April 11, 2011

Fort Pickens, Florida

Fort Pickens, Florida

Then you have your rotten apples. Stone Mountain is a place where the principal gets robbed on the first day of school and a mom gets arrested for bringing her kid to help her go rob a bank. It’s where a woman gets raped in church and a four-year-old gets shot in the ass during a road-rage incident. Home-invasion robberies are unpleasantly common. People get robbed two years in a row. Burglars pistol-whip their victims then go free due to bureaucratic bungling. Sometimes the victims get gagged so tightly they suffocate. Other times they get murdered point-blank. A single gang is suspected in over 50 Stone Mountain burglaries.

When we called our landlord to tell him a house on our block was burglarized, he said his own home was recently ransacked. The whole operation took three minutes on a sunny day. The neighbors all watched, thinking that the efficient, uniform-wearing robbers were a moving crew.

One day about a week after Obama got elected, my wife was robbed under clear skies in a Decatur, GA, supermarket parking lot. Although she begged the gun-toting teenager to at least let her keep the baby’s medicine, he stole that, too, along with a few hundred dollars and her cell phone. When the robber reactivated her phone about a week later, we called the police detective and told him the case was solved”€”all he had to do was trace the phone. Instead, the detective acted annoyed and did nothing.

Forgive us for thinking that the cops don”€™t care about these sorts of things.

My father-in-law, who’s lived in Stone Mountain since the mid-1960s, says he thinks the Atlanta metro area will erupt into rioting over the next couple years, whether due to hyperinflation, unemployment, or a dried-up welfare teat. Though I”€™m not about to shift gears into full-on Kurt Saxon mode quite yet, the least I can do is make sure my fort is…fortified.

The Castle Doctrine reigns supreme in Georgia, meaning a man’s home is his castle”€”or, if you prefer, his fort”€”and that one is legally entitled to ruthlessly split open the melon of any ineducable ne”€™er-do-well who deliberately pries his way past all your locks and bolts and latches and chains. I”€™ve taken every imaginable step to make it as difficult as possible for them to cross over that line. But were they to poke one toe over it, they”€™d be met with a lightning bolt of epileptic Berserker violence from someone who”€™d take great joy in squashing them like the dung beetles they are.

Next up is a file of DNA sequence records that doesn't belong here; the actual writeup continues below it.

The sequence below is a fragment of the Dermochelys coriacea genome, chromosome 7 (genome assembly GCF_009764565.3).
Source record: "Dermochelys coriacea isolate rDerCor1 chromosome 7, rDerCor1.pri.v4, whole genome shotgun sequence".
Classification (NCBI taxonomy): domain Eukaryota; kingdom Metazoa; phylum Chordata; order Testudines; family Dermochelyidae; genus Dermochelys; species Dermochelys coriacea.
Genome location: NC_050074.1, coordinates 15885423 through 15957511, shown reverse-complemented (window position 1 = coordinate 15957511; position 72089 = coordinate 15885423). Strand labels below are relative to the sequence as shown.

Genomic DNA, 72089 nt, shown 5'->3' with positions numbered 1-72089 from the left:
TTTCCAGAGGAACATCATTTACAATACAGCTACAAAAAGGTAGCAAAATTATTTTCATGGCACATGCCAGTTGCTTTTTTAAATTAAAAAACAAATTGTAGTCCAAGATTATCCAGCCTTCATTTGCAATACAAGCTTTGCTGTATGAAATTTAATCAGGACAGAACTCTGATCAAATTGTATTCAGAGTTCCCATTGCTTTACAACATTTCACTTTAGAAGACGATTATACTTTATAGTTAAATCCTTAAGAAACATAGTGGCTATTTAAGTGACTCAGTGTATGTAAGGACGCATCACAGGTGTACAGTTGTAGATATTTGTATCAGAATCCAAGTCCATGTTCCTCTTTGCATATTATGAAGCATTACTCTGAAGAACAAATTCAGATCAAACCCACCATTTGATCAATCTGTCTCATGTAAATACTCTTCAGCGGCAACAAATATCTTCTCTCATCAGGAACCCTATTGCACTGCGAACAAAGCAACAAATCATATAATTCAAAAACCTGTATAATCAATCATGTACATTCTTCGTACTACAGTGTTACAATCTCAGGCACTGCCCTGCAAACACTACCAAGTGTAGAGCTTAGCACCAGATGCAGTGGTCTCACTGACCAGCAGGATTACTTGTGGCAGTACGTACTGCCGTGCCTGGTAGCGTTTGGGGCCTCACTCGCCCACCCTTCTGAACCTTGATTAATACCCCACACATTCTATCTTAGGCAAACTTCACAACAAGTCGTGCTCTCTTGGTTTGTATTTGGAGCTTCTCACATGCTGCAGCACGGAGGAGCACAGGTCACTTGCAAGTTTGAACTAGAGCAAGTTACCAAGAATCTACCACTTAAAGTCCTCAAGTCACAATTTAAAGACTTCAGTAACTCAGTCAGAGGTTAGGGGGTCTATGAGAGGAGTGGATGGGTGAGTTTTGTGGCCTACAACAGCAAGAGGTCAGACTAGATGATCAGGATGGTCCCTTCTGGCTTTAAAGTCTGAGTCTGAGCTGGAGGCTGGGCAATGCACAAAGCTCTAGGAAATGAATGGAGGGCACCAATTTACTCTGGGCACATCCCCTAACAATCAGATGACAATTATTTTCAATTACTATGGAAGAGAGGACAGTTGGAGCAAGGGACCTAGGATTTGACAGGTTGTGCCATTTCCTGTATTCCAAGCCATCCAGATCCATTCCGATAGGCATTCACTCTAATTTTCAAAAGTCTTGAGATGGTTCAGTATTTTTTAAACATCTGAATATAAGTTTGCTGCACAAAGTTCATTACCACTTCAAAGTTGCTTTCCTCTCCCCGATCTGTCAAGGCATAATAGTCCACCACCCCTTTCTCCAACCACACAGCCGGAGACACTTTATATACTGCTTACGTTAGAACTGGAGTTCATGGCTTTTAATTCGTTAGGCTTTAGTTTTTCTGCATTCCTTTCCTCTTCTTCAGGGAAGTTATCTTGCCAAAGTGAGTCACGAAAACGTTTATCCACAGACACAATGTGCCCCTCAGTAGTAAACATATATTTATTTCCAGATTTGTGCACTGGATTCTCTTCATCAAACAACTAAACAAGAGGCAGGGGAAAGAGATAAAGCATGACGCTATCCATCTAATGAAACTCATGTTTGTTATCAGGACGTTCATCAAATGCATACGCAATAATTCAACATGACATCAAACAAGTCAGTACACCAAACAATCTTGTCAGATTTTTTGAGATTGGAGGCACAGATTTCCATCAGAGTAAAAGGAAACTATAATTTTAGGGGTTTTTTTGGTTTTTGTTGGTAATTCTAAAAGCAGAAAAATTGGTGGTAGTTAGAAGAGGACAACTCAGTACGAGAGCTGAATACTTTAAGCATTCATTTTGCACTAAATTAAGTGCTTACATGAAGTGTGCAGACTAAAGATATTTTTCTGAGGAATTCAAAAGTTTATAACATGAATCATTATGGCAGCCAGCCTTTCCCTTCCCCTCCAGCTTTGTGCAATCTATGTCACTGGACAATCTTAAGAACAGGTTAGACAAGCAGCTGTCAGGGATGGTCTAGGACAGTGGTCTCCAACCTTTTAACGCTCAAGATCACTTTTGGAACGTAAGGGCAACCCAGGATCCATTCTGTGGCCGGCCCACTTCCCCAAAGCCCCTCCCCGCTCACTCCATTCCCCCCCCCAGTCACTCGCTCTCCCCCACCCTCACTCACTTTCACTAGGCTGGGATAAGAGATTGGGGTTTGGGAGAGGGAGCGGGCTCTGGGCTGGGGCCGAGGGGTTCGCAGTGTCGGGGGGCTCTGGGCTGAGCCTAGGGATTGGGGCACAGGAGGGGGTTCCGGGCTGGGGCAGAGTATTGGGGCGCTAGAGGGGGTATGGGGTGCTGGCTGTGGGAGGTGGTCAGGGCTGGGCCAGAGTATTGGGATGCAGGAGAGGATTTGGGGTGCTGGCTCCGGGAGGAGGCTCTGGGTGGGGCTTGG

So that’s why we build forts, kids”€”to make sure things never get to that level.

“€œGood fences make good neighbors,”€ wrote Robert Frost. Better yet, good locks make good forts. The “€œcommunity”€ ends at my front door. It’s where the rest of the world ends and my family’s private world starts.

One day I hope to pack up the kinfolk and head for higher ground”€”somewhere that you don”€™t have to lock any of your doors or windows much less quadruple-lock them. I know it’s daffy, zany, and full-blown red-hot snortin”€™-poppers nutso, but I hope one day to actually live somewhere that feels like a community.

But until we make that move, I”€™m keeping the house on lockdown. I”€™ll let the “€œopen borders”€ types deal with all the party-crashers, intruders, and pistol-whippers. I”€™ll be busy with the power drill and screwdriver, tacking as many borders onto this house as it can handle.

 


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